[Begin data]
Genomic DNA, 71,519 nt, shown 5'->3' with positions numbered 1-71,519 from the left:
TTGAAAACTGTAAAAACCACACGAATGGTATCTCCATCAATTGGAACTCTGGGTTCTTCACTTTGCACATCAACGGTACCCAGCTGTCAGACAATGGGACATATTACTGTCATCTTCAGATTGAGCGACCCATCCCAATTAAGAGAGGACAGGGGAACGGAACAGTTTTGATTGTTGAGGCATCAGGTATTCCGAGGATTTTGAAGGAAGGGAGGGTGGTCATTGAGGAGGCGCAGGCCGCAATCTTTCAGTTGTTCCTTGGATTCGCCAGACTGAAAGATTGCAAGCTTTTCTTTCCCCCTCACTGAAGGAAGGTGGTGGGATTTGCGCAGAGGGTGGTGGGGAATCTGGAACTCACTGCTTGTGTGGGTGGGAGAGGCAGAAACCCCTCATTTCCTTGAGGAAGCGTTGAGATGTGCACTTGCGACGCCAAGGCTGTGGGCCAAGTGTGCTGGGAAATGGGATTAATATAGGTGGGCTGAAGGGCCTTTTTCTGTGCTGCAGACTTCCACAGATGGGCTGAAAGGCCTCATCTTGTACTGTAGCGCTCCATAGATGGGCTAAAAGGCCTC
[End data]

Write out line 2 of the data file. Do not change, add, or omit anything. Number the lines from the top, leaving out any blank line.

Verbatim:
TTGAAAACTGTAAAAACCACACGAATGGTATCTCCATCAATTGGAACTCTGGGTTCTTCACTTTGCACATCAACGGTACCCAGCTGTCAGACAATGGGACATATTACTGTCATCTTCAGATTGAGCGACCCATCCCAATTAAGAGAGGACAGGGGAACGGAACAGTTTTGATTGTTGAGGCATCAGGTATTCCGAGGATTTTGAAGGAAGGGAGGGTGGTCATTGAGGAGGCGCAGGCCGCAATCTTTCAGTTGTTCCTTGGATTCGCCAGACTGAAAGATTGCAAGCTTTTCTTTCCCCCTCACTGAAGGAAGGTGGTGGGATTTGCGCAGAGGGTGGTGGGGAATCTGGAACTCACTGCTTGTGTGGGTGGGAGAGGCAGAAACCCCTCATTTCCTTGAGGAAGCGTTGAGATGTGCACTTGCGACGCCAAGGCTGTGGGCCAAGTGTGCTGGGAAATGGGATTAATATAGGTGGGCTGAAGGGCCTTTTTCTGTGCTGCAGACTTCCACAGATGGGCTGAAAGGCCTCATCTTGTACTGTAGCGCTCCATAGATGGGCTAAAAGGCCTC